Rainforests are among the most biologically diverse environments on Earth, hosting a variety of animals from the dense ground covering to the treetop biome. Geckos are among the animals that make a rainforest home. Geckos are an adaptable animal, also living in desert climates and becoming a popular household pet, but in the rainforest they can take advantage of some of their natural gifts.
Gecko Anatomy and Voice
Geckos got their name from the clicking sound they make, which can sound like "gecko." Geckos are the only lizards who make vocal noises. Geckos have a wide range of coloring, from browns and greens, which they use to hide themselves in the rainforest, to brighter yellows of the leopardo gecko. Geckos are well-known for the ridges on the undersides of their flexible toes, which allow them to walk up trees as well as smooth surfaces.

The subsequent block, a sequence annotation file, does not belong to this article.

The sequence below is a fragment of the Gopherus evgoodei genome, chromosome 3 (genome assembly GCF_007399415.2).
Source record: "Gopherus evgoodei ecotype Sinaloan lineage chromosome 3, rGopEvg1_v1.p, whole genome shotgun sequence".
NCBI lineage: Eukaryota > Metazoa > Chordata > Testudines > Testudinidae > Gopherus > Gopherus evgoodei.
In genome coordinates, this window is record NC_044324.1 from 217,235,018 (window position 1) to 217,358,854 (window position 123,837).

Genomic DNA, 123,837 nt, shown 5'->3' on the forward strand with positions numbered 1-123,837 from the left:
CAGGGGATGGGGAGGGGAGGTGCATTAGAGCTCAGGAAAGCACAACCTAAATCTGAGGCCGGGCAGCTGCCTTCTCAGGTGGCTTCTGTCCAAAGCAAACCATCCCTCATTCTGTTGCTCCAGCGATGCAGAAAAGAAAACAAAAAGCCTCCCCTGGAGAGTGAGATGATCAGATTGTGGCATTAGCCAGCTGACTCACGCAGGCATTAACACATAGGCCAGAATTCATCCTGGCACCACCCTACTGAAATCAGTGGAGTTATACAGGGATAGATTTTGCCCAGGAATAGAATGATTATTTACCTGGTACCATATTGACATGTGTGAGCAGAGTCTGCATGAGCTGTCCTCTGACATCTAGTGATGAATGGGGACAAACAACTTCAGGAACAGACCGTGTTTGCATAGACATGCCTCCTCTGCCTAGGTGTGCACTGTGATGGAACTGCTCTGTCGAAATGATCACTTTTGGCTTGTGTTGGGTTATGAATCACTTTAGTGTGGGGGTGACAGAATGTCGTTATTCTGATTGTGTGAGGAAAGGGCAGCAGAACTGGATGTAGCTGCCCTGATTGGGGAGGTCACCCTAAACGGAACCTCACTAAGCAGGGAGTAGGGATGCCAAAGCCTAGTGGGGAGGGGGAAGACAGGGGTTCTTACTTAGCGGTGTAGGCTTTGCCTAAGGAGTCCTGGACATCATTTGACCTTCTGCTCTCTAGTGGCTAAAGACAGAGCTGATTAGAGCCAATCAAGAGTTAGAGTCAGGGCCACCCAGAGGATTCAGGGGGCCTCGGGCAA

Flying geckos are one of the subspecies found in rainforests. Flying geckos can be seen gliding from treetop to treetop in the rainforest canopy. The flying gecko can do this by extending the flaps of skin it has on its abdomen. The frilly gecko uses its extra skin to parachute from tree to tree. These gliding geckos are found in the rainforests of southern Asia.
The Tokay geckos are the largest of the geckos, growing to a length of 10 inches. Tokay geckos live in the rainforests of Asia, but have been imported into the United States as pets, but also as pest control. Florida greenhouses employ Tokay geckos to control insects like cockroaches. The Tokay is known for its powerful bite as well as the sound it makes--"to-kay"--which gave it its name.
The gecko has access to a great deal of prey in the rainforests. Smaller geckos subsist mostly on insects and leaves from the trees where they spend most of their time. But other larger species, like the bark gecko in the Sri Lankan jungle, eat other reptiles, like small snakes. Geckos are nocturnal hunters and can also kill and eat small birds, reptile and bird eggs and mice.